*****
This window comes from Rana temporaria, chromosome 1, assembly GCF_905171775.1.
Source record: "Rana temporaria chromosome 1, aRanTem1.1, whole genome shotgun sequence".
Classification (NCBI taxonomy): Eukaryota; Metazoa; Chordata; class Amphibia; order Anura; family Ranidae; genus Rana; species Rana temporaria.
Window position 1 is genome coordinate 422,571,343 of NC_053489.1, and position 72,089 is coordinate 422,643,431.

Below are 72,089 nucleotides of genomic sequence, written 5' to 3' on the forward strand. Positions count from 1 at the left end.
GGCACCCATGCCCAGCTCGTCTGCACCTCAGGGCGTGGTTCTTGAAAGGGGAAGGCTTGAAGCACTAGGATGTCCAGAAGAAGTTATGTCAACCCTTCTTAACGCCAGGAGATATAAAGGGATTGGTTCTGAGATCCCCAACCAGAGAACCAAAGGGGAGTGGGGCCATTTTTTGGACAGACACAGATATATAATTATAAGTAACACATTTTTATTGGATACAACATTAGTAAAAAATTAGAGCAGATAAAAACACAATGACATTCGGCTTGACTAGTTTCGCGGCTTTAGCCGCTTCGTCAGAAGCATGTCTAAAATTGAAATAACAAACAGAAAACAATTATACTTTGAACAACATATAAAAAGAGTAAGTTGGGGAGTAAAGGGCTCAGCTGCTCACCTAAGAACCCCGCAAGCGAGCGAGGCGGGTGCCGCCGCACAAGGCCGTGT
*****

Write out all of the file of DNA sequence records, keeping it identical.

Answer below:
This window comes from Rana temporaria, chromosome 1, assembly GCF_905171775.1.
Source record: "Rana temporaria chromosome 1, aRanTem1.1, whole genome shotgun sequence".
Classification (NCBI taxonomy): Eukaryota; Metazoa; Chordata; class Amphibia; order Anura; family Ranidae; genus Rana; species Rana temporaria.
Window position 1 is genome coordinate 422,571,343 of NC_053489.1, and position 72,089 is coordinate 422,643,431.

Below are 72,089 nucleotides of genomic sequence, written 5' to 3' on the forward strand. Positions count from 1 at the left end.
GGCACCCATGCCCAGCTCGTCTGCACCTCAGGGCGTGGTTCTTGAAAGGGGAAGGCTTGAAGCACTAGGATGTCCAGAAGAAGTTATGTCAACCCTTCTTAACGCCAGGAGATATAAAGGGATTGGTTCTGAGATCCCCAACCAGAGAACCAAAGGGGAGTGGGGCCATTTTTTGGACAGACACAGATATATAATTATAAGTAACACATTTTTATTGGATACAACATTAGTAAAAAATTAGAGCAGATAAAAACACAATGACATTCGGCTTGACTAGTTTCGCGGCTTTAGCCGCTTCGTCAGAAGCATGTCTAAAATTGAAATAACAAACAGAAAACAATTATACTTTGAACAACATATAAAAAGAGTAAGTTGGGGAGTAAAGGGCTCAGCTGCTCACCTAAGAACCCCGCAAGCGAGCGAGGCGGGTGCCGCCGCACAAGGCCGTGT